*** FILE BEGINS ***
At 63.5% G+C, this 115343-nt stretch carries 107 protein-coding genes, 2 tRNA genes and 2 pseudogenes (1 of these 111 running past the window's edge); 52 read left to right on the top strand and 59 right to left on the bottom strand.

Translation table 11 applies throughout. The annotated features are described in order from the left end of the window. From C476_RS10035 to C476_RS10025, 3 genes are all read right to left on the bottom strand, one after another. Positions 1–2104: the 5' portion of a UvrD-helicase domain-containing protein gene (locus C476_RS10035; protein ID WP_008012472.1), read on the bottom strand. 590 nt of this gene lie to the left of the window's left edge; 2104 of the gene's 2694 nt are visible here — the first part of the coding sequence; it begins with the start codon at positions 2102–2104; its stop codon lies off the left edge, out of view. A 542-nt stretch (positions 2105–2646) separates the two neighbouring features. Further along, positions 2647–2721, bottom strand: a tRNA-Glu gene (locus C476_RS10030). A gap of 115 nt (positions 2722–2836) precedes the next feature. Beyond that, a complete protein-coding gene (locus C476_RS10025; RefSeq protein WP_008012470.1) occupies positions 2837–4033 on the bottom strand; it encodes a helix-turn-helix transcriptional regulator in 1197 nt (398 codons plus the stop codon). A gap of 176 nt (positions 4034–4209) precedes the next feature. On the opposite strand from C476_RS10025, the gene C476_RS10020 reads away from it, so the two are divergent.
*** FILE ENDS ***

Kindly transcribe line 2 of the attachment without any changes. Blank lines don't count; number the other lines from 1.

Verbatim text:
Translation table 11 applies throughout. The annotated features are described in order from the left end of the window. From C476_RS10035 to C476_RS10025, 3 genes are all read right to left on the bottom strand, one after another. Positions 1–2104: the 5' portion of a UvrD-helicase domain-containing protein gene (locus C476_RS10035; protein ID WP_008012472.1), read on the bottom strand. 590 nt of this gene lie to the left of the window's left edge; 2104 of the gene's 2694 nt are visible here — the first part of the coding sequence; it begins with the start codon at positions 2102–2104; its stop codon lies off the left edge, out of view. A 542-nt stretch (positions 2105–2646) separates the two neighbouring features. Further along, positions 2647–2721, bottom strand: a tRNA-Glu gene (locus C476_RS10030). A gap of 115 nt (positions 2722–2836) precedes the next feature. Beyond that, a complete protein-coding gene (locus C476_RS10025; RefSeq protein WP_008012470.1) occupies positions 2837–4033 on the bottom strand; it encodes a helix-turn-helix transcriptional regulator in 1197 nt (398 codons plus the stop codon). A gap of 176 nt (positions 4034–4209) precedes the next feature. On the opposite strand from C476_RS10025, the gene C476_RS10020 reads away from it, so the two are divergent.